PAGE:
When I was in Singapore my boss was a big fan of Thornton Wilder’s short novel The Bridge of San Luis Rey. He wanted me to teach it to my 13-year-old students, even though this book was a tough one for me to work my way through. It has a lot of college-level vocab that’s fallen out of usage and a weird narrative arc. It’s about 5 people who die on a bridge, but none of them know each other. The novel traces the lives of these people to their meeting on the bridge. I think only one of my students read it, or read the last line at least, because the only question I got was to explain the last line, which is:
“But soon we will die, and all memories of those five will have left earth, and we ourselves shall be loved for a while and forgotten. But the love will have been enough; all those impulses of love return to the love that made them. Even memory is not necessary for love. There is a land of the living and a land of the dead, and the bridge is love. The only survival, the only meaning.”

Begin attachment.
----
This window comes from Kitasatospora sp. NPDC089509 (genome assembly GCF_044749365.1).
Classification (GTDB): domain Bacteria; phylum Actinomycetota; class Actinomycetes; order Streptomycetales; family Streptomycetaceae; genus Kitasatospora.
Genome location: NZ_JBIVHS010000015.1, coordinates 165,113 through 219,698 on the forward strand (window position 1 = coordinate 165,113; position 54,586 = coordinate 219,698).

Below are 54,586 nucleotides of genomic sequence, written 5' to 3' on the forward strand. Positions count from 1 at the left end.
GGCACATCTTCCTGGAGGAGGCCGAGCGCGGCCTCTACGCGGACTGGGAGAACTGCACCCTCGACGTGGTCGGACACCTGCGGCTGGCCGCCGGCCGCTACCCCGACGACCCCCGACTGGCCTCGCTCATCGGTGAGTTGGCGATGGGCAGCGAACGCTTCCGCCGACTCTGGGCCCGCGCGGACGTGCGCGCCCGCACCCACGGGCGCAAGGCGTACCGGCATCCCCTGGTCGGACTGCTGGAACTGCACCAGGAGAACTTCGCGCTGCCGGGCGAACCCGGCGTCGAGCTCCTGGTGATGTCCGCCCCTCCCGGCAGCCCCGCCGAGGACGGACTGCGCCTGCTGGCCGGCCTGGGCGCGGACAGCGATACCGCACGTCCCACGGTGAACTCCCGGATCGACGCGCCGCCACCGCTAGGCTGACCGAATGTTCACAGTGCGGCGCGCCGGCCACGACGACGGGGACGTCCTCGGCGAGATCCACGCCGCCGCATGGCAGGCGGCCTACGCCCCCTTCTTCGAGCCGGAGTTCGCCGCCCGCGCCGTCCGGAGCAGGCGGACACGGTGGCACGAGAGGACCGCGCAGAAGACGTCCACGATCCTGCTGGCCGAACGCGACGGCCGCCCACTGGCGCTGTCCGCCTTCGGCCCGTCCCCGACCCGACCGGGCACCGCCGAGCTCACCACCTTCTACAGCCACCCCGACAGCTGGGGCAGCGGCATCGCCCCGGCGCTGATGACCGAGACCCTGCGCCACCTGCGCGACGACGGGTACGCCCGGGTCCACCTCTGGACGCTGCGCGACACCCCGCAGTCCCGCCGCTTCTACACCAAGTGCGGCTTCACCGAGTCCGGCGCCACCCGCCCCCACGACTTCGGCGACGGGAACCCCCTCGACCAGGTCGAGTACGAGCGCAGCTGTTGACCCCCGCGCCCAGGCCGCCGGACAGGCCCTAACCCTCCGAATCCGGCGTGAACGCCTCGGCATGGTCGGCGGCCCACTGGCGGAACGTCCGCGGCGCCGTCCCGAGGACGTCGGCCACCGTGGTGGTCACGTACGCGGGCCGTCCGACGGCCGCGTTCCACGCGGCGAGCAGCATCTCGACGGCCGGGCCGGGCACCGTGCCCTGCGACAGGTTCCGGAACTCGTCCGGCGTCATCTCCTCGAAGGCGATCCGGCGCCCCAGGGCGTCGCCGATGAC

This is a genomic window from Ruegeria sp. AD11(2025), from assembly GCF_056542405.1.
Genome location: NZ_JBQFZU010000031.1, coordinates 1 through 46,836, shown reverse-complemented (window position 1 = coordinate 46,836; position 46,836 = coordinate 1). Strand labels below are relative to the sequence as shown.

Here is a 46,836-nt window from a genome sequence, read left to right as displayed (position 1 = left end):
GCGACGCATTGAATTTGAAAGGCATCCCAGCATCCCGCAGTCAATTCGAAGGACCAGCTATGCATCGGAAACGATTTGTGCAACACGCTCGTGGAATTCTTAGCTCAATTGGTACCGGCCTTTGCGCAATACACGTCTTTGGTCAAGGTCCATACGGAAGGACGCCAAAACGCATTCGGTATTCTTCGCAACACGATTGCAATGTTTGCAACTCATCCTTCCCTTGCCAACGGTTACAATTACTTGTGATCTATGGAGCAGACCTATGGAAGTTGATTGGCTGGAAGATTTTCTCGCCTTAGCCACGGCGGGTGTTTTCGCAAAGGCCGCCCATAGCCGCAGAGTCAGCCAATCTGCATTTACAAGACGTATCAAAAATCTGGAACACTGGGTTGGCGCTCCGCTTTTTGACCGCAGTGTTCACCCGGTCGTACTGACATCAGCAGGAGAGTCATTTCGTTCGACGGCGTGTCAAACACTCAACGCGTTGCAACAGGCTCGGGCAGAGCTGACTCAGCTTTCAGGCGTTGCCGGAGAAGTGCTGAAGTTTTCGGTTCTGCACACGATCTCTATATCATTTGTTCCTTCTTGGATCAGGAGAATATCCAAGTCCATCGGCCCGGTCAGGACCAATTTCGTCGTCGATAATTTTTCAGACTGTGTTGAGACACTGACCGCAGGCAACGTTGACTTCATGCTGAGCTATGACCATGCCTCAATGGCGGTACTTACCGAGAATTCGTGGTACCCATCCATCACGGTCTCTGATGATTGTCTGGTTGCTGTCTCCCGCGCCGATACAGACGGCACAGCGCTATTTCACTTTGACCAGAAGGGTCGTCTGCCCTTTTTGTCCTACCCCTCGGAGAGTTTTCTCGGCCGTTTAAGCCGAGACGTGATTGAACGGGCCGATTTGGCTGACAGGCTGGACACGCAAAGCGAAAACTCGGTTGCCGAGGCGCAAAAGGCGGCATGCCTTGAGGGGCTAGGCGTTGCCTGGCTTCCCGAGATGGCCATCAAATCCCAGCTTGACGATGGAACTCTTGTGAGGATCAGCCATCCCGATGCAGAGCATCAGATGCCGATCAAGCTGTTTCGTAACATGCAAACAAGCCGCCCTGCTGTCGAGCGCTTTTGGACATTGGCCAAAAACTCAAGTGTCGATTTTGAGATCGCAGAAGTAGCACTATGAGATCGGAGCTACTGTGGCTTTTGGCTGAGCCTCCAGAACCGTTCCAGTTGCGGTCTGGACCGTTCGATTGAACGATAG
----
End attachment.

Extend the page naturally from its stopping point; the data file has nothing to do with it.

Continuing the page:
In my panic about how I was going to explain this weird book about Peru to a bunch of teenager and all the class prep that came with that, I had missed that line, or at least how profound that line was.
I remember answering by drawing a waterfall on the classroom’s white board. At the top I put grandparents or great grandparents or great great grandparents. The water was their love which fell on their kids at the bottom, who sparked their own waterfalls, and on down and on down. This doesn’t really explain “impulses of love return to the love…” but I think captures the rest. (And compare it to what the Christians say: Love comes from God, as if he’s a love radiator at the center of the universe. Ah, no. It’s a chain, from the first mammal who nursed to you letting your kids sleep in your bed. Amen, right?)
—email to Jessica